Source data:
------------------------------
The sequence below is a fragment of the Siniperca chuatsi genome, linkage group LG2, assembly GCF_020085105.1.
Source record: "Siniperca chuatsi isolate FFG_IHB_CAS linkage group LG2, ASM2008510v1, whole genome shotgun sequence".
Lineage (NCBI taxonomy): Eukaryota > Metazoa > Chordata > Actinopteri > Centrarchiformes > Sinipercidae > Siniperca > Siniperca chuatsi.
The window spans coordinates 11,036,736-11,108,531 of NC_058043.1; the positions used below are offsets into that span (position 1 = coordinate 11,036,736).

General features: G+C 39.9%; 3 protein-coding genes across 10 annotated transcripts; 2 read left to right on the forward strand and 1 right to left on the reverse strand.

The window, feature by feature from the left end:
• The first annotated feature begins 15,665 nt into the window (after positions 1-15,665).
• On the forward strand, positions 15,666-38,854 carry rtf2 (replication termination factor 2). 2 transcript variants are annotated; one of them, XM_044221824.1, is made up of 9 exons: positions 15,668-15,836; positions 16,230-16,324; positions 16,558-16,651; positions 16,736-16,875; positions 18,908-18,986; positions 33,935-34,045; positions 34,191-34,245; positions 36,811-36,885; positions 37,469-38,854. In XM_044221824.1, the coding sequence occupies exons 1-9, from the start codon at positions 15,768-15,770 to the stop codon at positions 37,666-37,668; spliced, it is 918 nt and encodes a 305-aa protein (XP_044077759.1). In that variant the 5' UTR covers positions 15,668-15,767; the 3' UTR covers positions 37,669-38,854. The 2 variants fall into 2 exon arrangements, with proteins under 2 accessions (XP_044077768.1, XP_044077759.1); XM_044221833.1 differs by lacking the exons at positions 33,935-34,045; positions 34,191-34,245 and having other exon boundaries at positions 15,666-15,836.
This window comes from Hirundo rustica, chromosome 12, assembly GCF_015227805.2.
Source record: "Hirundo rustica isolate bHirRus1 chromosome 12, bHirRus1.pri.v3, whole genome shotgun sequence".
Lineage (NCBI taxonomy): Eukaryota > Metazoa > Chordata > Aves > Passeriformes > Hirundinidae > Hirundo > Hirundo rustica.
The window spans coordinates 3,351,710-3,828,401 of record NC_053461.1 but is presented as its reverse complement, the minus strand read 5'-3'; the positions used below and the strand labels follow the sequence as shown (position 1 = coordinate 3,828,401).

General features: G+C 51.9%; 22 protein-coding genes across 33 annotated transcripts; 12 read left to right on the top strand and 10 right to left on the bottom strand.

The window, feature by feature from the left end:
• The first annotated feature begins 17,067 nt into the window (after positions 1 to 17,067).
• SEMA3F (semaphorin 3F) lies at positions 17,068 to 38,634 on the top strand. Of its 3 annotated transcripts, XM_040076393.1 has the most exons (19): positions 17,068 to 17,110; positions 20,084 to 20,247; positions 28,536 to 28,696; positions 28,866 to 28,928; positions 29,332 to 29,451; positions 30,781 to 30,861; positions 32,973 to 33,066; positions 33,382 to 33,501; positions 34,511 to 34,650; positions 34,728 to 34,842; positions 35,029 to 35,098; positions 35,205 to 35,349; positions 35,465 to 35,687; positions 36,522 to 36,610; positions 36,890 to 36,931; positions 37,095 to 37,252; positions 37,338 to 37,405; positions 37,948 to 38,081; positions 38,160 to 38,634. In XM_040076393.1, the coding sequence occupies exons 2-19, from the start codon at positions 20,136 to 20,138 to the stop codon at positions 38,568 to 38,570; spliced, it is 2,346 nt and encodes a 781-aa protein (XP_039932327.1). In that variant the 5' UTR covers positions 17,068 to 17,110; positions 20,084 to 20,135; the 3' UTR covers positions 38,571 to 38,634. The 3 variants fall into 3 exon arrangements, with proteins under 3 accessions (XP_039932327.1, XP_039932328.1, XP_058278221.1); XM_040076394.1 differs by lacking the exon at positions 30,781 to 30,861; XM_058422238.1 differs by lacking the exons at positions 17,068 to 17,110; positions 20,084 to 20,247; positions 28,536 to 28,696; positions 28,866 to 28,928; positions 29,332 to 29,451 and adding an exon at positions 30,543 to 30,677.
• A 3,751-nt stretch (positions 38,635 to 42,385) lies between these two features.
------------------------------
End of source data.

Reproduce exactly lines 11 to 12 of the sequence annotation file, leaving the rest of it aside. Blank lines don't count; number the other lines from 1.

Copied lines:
Lineage (NCBI taxonomy): Eukaryota > Metazoa > Chordata > Aves > Passeriformes > Hirundinidae > Hirundo > Hirundo rustica.
The window spans coordinates 3,351,710-3,828,401 of record NC_053461.1 but is presented as its reverse complement, the minus strand read 5'-3'; the positions used below and the strand labels follow the sequence as shown (position 1 = coordinate 3,828,401).